Every month or so, the Federal Reserve Board's meeting makes business headlines. The market is
usually quiet as investors wait for news about the direction of interest rates. A raise in rates
sends stocks tumbling, and a drop in interest rates, especially a bigger than anticipated drop,
will spark a huge rally. So what is this Federal Reserve thing all about?
The Federal Reserve Board's chairman is appointed by the President and confirmed by the Senate, and
many board members are principals of New York investment banks. The Fed oversees the Federal
Reserve Banking System which is made up of 12 regional banks that distribute paper money and act as
a check clearing house for your local bank. Its most visible function is its influence on the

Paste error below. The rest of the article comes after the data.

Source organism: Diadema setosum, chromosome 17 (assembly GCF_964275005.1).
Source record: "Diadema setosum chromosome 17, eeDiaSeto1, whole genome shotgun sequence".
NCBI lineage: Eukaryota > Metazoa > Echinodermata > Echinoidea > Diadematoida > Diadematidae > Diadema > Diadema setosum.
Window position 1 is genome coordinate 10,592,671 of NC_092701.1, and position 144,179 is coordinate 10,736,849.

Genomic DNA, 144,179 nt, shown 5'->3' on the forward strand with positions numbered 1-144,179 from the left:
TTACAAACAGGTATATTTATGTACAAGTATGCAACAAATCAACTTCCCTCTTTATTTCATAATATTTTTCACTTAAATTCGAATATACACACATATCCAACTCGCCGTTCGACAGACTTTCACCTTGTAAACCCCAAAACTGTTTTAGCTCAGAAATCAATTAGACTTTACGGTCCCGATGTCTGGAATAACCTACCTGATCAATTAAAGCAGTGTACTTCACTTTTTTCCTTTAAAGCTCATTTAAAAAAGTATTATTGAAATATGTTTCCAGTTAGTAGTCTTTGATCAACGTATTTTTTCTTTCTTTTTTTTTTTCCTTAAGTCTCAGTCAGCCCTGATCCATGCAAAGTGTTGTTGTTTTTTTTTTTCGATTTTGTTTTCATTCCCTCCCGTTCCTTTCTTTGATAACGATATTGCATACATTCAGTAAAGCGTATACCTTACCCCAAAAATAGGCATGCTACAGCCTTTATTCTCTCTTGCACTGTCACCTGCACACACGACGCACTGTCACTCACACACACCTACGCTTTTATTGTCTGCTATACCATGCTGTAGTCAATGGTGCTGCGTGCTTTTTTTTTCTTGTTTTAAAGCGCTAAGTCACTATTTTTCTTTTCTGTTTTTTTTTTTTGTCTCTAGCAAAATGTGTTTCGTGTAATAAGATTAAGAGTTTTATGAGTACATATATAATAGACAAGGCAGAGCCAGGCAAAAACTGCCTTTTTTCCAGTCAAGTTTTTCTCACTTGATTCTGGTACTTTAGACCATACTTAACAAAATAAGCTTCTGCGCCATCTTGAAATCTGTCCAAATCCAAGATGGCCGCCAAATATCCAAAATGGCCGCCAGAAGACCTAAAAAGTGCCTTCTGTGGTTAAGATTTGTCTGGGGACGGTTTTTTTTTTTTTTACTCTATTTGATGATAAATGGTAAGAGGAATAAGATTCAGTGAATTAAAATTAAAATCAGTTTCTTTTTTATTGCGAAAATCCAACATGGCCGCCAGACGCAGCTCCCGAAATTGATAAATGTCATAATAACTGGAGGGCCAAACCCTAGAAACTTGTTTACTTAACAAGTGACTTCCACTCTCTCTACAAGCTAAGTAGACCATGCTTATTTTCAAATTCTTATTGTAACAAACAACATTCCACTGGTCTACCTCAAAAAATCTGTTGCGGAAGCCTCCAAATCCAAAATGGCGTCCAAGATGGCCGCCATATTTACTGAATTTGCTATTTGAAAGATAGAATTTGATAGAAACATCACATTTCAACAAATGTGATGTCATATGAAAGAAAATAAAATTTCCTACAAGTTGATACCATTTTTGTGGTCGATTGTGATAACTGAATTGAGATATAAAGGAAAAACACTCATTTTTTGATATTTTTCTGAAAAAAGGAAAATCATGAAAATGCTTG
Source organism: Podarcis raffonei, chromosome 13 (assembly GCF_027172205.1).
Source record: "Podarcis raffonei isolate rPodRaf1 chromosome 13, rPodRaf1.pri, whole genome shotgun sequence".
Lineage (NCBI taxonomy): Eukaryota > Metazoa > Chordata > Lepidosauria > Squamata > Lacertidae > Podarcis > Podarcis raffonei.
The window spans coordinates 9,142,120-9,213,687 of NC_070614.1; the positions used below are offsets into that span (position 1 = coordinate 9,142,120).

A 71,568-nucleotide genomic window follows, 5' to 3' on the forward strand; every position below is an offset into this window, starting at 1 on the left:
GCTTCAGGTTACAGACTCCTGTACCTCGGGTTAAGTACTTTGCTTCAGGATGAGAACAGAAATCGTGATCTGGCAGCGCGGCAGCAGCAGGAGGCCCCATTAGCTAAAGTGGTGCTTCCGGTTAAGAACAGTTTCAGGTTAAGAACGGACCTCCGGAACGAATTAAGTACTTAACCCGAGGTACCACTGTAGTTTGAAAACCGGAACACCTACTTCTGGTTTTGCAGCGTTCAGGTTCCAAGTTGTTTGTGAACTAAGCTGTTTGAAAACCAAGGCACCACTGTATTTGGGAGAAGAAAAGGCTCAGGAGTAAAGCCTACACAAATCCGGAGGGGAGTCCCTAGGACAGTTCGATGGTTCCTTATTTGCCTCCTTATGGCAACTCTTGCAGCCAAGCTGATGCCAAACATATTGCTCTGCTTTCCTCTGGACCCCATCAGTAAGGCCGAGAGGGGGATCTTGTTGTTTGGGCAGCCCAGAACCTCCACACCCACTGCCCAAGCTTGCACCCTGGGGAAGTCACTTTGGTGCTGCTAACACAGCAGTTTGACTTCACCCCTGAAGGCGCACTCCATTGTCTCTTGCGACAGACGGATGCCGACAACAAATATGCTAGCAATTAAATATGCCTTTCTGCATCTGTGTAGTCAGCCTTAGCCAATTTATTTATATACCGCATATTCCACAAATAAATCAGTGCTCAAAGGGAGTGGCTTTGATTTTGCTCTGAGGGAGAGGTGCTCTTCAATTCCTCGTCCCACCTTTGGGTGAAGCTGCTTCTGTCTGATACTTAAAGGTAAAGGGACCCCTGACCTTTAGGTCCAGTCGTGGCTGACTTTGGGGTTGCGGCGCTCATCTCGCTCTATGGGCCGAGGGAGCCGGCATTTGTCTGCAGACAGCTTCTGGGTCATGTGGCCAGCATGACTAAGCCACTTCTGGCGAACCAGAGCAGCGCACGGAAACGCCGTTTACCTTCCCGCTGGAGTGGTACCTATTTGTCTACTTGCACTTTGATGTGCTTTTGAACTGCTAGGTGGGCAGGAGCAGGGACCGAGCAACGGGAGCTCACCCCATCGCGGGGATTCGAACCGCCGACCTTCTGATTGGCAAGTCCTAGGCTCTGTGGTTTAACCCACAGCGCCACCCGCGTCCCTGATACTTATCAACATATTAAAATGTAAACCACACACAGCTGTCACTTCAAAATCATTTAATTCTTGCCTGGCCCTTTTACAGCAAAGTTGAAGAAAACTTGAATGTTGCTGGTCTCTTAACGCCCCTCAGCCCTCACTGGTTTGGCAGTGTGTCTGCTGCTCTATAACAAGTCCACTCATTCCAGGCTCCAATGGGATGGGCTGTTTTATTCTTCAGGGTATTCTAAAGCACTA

economy by setting monetary policy, manipulating the money supply, by raising or lowering key
interest rates. The Fed funds rate is the one watched by investors and the news media. This is the
rate banks charge one another for overnight loans to cover their minimum cash-reserve requirements.
The discount rate, generally 1/2% less than the funds rate, is the interest rate that banks pay the
Federal Reserve for short-term loans.
Lower interest rates put more cheap money into the banking system, increasing the amount available
to lend to consumers and businesses. Lower interest rates also encourage consumers to spend, and
businesses to borrow for expansion creating more jobs. This boost to the economy is usually felt
about six months after a change in interest rates.
The Fed raises interest rates to cool a "too hot" economy and keep inflation in check.
They drop rates to stimulate the economy. In 2001, the Fed dropped rates a record 11 times to
1.75%, down from 6.5%. Learn more, including the Fed's history at www.federalreserve.org